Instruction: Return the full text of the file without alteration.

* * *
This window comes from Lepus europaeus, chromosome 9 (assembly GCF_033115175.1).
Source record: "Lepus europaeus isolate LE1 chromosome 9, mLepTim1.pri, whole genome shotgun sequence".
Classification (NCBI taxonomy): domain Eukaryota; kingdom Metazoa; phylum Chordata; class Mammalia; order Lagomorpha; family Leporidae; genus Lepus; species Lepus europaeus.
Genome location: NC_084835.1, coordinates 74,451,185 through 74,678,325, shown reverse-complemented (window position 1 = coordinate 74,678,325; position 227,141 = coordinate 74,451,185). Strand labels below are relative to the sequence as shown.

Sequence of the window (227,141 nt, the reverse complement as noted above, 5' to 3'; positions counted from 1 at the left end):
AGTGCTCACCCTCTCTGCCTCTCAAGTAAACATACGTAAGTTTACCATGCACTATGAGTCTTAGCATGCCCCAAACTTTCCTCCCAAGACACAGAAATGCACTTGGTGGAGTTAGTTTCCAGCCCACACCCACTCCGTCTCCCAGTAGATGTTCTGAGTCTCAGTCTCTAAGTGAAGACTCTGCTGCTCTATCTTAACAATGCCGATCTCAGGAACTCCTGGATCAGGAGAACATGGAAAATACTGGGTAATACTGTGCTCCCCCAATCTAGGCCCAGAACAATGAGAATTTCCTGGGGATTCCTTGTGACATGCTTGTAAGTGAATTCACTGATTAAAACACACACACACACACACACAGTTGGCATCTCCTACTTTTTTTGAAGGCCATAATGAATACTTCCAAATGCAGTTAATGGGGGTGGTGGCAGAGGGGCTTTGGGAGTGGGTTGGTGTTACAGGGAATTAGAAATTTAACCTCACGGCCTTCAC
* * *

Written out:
This window comes from Lepus europaeus, chromosome 9 (assembly GCF_033115175.1).
Source record: "Lepus europaeus isolate LE1 chromosome 9, mLepTim1.pri, whole genome shotgun sequence".
Classification (NCBI taxonomy): domain Eukaryota; kingdom Metazoa; phylum Chordata; class Mammalia; order Lagomorpha; family Leporidae; genus Lepus; species Lepus europaeus.
Genome location: NC_084835.1, coordinates 74,451,185 through 74,678,325, shown reverse-complemented (window position 1 = coordinate 74,678,325; position 227,141 = coordinate 74,451,185). Strand labels below are relative to the sequence as shown.

Sequence of the window (227,141 nt, the reverse complement as noted above, 5' to 3'; positions counted from 1 at the left end):
AGTGCTCACCCTCTCTGCCTCTCAAGTAAACATACGTAAGTTTACCATGCACTATGAGTCTTAGCATGCCCCAAACTTTCCTCCCAAGACACAGAAATGCACTTGGTGGAGTTAGTTTCCAGCCCACACCCACTCCGTCTCCCAGTAGATGTTCTGAGTCTCAGTCTCTAAGTGAAGACTCTGCTGCTCTATCTTAACAATGCCGATCTCAGGAACTCCTGGATCAGGAGAACATGGAAAATACTGGGTAATACTGTGCTCCCCCAATCTAGGCCCAGAACAATGAGAATTTCCTGGGGATTCCTTGTGACATGCTTGTAAGTGAATTCACTGATTAAAACACACACACACACACACACAGTTGGCATCTCCTACTTTTTTTGAAGGCCATAATGAATACTTCCAAATGCAGTTAATGGGGGTGGTGGCAGAGGGGCTTTGGGAGTGGGTTGGTGTTACAGGGAATTAGAAATTTAACCTCACGGCCTTCAC